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Friday, March 23, 2012

Re-thinking trade policy in an era of expensive energy

In an era of expensive energy, Japan's lack of natural resources and distance from markets (except China) are significant liabilities. Consider Morgan Stanley Ship Hauls Frozen Gas 14,500 Miles to Tokyo - Bloomberg:

"Japan’s gas-fired power plants are boosting output to compensate for nuclear reactors shuttered since last year’s earthquake, driving Asia-bound cargoes to a record. The U.S. has surplus natural gas extracted from shale rocks deep underground, and while it lacks a facility to liquefy that fuel for shipping, cargoes delivered to the country under longstanding contracts can be re-exported when overseas prices are higher.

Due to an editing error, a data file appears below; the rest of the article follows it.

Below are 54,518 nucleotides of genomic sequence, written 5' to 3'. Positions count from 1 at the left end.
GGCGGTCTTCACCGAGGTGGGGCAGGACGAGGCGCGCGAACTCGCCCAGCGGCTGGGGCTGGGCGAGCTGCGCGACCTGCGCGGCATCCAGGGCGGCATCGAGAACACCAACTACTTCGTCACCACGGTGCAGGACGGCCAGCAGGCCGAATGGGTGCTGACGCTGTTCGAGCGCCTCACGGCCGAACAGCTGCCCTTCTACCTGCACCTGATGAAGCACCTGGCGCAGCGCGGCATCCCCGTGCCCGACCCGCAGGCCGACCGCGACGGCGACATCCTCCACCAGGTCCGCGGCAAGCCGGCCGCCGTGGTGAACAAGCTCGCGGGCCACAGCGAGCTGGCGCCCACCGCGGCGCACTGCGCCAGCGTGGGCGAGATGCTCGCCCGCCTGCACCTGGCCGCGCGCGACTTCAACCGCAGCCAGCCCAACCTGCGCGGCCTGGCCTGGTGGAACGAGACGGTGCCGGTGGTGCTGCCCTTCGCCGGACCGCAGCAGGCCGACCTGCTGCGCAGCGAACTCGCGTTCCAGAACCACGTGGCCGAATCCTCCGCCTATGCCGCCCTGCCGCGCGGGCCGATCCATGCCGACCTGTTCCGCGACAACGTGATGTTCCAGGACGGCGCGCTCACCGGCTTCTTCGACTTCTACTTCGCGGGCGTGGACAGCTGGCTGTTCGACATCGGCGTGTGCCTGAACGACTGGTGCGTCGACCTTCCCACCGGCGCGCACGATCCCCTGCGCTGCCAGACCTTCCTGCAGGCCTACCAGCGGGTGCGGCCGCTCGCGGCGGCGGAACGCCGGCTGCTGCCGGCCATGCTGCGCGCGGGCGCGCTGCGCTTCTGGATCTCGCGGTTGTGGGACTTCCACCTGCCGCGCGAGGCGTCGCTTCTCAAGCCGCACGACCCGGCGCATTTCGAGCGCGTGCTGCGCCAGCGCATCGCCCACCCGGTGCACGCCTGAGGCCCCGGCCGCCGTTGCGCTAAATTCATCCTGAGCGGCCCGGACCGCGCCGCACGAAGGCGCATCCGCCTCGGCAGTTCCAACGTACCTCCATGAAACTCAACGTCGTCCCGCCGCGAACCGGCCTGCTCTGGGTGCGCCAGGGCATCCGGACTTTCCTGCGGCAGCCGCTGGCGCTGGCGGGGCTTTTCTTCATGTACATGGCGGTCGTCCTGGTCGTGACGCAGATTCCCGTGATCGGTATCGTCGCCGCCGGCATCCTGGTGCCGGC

“There’s a huge arbitrage,” Arctic analyst Erik Nikolai Stavseth said by phone yesterday. “When someone is willing to pay that much to move gas from A to B, it tells you demand is very strong.”"

Specifically, "One million British thermal units of LNG costs $17 in Japan and $2.62 on the U.S. Gulf Coast ."

At differentials that great, it's not inconceivable that the US could develop a trade surplus with Japan.